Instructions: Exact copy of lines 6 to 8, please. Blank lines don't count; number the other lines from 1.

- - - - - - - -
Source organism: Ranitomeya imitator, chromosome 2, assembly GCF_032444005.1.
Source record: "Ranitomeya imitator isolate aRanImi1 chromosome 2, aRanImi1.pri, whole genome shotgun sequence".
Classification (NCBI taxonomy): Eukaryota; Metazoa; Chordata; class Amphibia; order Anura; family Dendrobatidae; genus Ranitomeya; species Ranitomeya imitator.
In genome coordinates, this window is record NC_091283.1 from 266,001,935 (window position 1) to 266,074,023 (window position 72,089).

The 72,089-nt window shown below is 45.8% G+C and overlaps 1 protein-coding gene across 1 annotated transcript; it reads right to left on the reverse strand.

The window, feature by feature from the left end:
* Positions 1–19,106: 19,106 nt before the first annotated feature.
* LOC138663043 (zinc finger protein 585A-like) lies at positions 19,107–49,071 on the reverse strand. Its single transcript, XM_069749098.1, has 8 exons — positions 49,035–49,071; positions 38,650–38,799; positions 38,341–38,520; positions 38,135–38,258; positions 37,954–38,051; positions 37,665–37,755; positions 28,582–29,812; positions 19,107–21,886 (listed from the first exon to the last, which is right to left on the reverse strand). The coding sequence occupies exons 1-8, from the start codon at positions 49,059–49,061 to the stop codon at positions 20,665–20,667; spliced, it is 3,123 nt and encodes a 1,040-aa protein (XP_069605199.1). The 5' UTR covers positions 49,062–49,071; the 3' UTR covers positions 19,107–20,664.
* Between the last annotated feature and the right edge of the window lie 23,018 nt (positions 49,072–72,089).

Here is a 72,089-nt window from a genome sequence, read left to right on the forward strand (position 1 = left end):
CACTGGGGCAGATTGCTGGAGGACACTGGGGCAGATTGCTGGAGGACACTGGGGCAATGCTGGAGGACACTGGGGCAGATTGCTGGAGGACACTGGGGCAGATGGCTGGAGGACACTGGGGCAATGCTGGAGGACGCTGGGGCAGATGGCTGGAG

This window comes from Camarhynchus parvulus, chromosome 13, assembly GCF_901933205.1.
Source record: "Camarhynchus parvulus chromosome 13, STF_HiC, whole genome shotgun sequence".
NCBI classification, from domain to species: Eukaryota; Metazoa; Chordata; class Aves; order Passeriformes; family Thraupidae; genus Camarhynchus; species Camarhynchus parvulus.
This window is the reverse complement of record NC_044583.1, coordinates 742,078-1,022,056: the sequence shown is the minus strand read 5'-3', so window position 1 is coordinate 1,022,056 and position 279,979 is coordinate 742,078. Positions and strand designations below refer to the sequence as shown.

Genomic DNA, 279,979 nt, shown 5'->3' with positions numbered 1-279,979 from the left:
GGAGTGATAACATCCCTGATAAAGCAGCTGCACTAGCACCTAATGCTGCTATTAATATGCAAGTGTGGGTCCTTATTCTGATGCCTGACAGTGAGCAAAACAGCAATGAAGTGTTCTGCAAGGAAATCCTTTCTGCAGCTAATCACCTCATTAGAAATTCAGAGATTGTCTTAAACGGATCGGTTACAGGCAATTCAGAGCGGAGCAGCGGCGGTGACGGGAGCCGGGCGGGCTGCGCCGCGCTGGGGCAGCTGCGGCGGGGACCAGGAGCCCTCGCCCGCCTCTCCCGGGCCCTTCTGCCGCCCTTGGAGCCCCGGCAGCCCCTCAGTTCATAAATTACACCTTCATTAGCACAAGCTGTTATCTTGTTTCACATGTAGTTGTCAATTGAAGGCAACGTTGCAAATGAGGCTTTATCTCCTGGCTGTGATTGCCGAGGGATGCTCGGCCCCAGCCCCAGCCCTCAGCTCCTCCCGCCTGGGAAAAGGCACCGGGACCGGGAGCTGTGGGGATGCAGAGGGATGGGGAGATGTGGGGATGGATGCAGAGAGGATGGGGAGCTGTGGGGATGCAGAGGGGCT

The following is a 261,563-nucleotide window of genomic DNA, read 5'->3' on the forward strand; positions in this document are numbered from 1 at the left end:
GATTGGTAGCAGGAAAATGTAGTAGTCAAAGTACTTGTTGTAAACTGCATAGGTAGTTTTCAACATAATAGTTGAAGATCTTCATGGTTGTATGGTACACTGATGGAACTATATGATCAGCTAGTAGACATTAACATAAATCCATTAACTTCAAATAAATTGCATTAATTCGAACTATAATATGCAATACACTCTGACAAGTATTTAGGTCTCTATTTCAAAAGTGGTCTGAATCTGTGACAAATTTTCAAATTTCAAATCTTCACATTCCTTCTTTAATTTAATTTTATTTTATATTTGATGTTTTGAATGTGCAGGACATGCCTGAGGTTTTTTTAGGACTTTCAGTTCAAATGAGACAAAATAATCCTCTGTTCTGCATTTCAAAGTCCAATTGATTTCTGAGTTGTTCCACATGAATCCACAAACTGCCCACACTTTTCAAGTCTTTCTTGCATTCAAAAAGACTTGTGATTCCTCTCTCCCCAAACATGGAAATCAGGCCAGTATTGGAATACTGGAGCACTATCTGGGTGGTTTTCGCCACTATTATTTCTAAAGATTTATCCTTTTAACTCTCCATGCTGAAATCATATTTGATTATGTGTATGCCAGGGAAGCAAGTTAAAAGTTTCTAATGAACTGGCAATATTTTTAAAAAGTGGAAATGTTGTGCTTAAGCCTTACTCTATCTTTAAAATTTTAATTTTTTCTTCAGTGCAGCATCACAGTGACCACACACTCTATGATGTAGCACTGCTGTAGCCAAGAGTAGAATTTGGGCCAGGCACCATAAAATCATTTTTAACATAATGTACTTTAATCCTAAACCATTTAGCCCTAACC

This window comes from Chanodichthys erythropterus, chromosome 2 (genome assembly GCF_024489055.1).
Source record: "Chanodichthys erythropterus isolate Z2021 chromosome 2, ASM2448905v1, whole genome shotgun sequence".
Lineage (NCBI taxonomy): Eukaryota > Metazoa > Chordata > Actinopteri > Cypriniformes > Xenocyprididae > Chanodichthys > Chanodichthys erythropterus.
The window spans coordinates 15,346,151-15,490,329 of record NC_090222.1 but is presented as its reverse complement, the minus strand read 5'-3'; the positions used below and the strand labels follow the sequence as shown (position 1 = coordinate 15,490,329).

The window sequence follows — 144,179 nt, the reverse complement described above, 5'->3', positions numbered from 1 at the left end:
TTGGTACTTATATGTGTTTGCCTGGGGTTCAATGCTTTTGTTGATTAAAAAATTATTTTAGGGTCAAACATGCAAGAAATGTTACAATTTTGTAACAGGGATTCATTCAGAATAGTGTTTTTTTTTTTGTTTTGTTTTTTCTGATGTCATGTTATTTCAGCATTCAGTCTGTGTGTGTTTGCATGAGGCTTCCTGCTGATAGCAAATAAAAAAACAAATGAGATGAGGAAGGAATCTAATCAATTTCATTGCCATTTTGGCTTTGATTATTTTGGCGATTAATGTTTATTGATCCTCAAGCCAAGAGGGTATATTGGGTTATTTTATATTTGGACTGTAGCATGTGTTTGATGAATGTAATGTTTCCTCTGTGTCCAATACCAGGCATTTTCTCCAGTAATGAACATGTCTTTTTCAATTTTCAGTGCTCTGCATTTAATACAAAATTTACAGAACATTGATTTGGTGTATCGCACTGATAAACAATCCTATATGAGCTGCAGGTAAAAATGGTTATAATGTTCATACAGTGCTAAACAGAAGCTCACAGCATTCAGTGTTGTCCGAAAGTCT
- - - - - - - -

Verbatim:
The window, feature by feature from the left end:
* Positions 1–19,106: 19,106 nt before the first annotated feature.
* LOC138663043 (zinc finger protein 585A-like) lies at positions 19,107–49,071 on the reverse strand. Its single transcript, XM_069749098.1, has 8 exons — positions 49,035–49,071; positions 38,650–38,799; positions 38,341–38,520; positions 38,135–38,258; positions 37,954–38,051; positions 37,665–37,755; positions 28,582–29,812; positions 19,107–21,886 (listed from the first exon to the last, which is right to left on the reverse strand). The coding sequence occupies exons 1-8, from the start codon at positions 49,059–49,061 to the stop codon at positions 20,665–20,667; spliced, it is 3,123 nt and encodes a 1,040-aa protein (XP_069605199.1). The 5' UTR covers positions 49,062–49,071; the 3' UTR covers positions 19,107–20,664.